What are the benefits of cupping therapy and how does it work?

Flush toxins and restore flow

Back in 2016, as swimmer Michael Phelps was competing in his fifth Olympics — and adding to his record-breaking collection of gold medals — all people were talking about was, “why is he covered in dark circles?”

Those circles were the result of cupping therapy, and recently we’ve seen everyone from celebrities to Olympic athletes using it. While cupping therapy might seem to be a recent health trend, its origins date back thousands of years — just like acupuncture. In fact, the Ebers Papyrus, an Egyptian medical scroll believed to be written around 1,500 BC, describes the use of cupping therapy.

While the treatment itself may seem mysterious to most people, it is a largely useful and beneficial practice.

This article will explain what cupping therapy is, how it works, and the benefits you may experience from the treatment.

iStock-1053964396

What is cupping and how does it work?

Cupping therapy is a form of alternative medicine that originated in the Middle East and Asia, and has recently gained popularity in Western cultures. Cupping involves placing cups on the skin in a way that creates suction. The suction causes your skin to rise, your blood vessels to expand and increases local blood flow to help relieve tightness, stiffness and pain.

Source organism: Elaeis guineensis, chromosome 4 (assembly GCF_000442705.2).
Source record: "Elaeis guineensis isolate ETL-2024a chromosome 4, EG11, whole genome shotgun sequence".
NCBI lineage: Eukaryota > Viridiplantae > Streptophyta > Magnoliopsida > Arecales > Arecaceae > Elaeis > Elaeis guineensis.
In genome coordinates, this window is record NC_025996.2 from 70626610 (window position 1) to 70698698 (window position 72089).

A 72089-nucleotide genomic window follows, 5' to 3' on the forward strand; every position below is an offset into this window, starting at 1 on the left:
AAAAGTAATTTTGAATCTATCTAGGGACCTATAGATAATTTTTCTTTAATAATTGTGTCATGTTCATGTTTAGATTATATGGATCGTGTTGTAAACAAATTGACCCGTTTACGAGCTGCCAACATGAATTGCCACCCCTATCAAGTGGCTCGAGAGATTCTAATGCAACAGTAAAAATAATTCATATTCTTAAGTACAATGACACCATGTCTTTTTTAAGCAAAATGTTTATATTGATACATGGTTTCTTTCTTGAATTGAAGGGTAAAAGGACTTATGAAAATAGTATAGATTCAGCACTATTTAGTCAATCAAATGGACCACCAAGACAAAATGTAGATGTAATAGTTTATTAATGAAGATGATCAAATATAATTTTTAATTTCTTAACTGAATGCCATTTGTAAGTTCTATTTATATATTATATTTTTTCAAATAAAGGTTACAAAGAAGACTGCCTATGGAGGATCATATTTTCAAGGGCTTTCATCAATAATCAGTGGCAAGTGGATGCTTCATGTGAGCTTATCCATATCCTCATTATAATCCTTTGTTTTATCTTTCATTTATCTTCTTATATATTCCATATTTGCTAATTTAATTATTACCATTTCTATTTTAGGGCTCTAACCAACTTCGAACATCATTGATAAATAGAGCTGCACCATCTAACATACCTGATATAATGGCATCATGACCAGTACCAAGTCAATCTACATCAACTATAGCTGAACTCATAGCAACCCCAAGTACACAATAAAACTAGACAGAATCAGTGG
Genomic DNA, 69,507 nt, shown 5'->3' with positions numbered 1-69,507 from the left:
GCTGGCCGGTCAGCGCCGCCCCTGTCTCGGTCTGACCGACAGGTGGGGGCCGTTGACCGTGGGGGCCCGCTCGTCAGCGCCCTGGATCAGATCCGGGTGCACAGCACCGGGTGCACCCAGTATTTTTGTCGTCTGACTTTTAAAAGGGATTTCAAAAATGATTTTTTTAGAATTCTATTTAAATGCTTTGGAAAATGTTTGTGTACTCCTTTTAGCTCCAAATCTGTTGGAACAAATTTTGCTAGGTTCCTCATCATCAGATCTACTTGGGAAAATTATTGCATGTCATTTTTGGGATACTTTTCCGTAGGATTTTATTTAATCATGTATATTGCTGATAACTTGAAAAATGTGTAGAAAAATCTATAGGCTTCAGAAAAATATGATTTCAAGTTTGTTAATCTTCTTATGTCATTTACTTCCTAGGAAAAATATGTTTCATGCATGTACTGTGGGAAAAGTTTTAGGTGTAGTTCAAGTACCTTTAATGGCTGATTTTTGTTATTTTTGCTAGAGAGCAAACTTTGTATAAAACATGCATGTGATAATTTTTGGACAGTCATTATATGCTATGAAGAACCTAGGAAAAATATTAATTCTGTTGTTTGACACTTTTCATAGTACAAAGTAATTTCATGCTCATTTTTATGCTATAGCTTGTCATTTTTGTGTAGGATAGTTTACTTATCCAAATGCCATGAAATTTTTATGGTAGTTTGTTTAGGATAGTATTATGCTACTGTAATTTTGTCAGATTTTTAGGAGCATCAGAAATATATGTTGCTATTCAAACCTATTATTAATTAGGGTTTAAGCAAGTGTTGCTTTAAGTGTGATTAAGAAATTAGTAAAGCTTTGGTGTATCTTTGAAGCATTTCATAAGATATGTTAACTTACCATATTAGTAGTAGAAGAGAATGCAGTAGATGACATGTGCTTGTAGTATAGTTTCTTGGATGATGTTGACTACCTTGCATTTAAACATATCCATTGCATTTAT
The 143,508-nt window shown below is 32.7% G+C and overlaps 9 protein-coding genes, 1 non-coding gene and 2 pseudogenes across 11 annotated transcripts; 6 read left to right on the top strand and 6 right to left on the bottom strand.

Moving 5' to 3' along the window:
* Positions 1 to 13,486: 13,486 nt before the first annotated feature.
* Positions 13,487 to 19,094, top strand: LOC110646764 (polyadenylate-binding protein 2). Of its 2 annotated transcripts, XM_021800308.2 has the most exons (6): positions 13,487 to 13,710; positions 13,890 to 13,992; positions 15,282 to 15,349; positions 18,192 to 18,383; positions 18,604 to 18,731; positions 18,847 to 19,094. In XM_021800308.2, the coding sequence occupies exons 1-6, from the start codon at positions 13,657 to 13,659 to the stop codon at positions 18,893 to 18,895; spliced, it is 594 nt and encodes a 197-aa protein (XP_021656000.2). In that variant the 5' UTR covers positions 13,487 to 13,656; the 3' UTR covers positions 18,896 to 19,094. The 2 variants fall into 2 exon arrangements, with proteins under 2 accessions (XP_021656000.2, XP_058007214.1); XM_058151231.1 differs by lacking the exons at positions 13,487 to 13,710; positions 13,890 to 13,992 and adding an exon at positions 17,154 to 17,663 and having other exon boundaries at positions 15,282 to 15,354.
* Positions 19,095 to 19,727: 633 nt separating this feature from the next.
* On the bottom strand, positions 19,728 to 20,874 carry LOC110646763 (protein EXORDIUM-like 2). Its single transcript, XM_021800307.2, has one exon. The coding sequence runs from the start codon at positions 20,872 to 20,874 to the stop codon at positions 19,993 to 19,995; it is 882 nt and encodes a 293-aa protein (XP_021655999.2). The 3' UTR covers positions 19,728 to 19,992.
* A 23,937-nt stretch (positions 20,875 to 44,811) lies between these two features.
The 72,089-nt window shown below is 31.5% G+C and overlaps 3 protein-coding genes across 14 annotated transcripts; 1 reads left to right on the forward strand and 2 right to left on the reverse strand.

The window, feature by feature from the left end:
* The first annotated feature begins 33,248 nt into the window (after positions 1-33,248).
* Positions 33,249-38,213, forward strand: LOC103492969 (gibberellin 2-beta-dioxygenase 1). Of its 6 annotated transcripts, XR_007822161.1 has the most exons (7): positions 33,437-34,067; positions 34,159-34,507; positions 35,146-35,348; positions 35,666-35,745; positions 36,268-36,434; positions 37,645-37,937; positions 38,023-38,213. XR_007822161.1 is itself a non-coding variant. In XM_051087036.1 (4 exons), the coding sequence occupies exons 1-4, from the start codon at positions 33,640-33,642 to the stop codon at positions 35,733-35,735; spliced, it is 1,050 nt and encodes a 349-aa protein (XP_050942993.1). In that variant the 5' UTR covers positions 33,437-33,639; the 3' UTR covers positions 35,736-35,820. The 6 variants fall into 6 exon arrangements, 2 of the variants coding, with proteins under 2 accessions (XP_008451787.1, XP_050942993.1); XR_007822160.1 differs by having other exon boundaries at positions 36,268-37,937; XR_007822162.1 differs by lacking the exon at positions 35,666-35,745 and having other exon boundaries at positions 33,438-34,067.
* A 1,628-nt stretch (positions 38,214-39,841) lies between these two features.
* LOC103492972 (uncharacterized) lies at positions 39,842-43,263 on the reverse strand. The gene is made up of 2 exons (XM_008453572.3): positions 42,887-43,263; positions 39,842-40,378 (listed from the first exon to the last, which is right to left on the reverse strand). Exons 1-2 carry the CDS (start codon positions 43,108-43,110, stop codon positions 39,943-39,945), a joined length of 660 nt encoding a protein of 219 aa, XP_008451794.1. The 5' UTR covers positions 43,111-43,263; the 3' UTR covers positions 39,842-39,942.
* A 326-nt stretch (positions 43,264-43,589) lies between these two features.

Cupping has also been shown to improve blood circulation and reduce inflammation through two main types of therapy.

With dry cupping, a glass cup is placed on the treatment area (upside down, with the opening against the skin). A pump or manual method is used to create suction, which draws the skin up into the cup.

What can I expect during my cupping session?

The suction cup is often heated with fire using alcohol, herbs or paper. Then, the heat source is removed, and the warm cup is placed with the open side directly on your skin. Some cupping practitioners prefer to use rubber pumps, instead of heat, to create suction.

After applying the cups, your therapist will leave them in place for 5–20 minutes, depending on your specific need. At the appropriate time, your therapist will release the pressure from the cup and remove it. The release of pressure often feels calming, and you’ll notice your body feels lighter and less tense.

Sometimes during treatment, your therapist will apply lotion or oil to your skin and create a lesser pressure so the cups can glide across your skin. This is called “moving cupping.” Moving cupping is often used for treating digestion, inflammation, and congestion. Your therapist will glide the cups toward your lymph glands as a way of helping your body remove toxins and waste through your lymphatic system.

cupping

    Contact us today to schedule an appointment

    This site is protected by reCAPTCHA and the Google Privacy Policy and Terms of Service apply.

    Thank you for requesting an appointment

    We usually respond within one business day. If you’ve messaged us outside of normal business hours, we will be happy to help you once we’re back. Please note that no bookings are final until we have reserved a time slot using your credit card.

    Hours of operation

    Monday to Thursday: 9:30 AM – 8:00 PM
    Friday: 9:30 AM – 7:00 PM
    Saturday: Appointment only
    Sunday: Closed

    Please be aware of our cancellation policy.

    Is cupping therapy painful?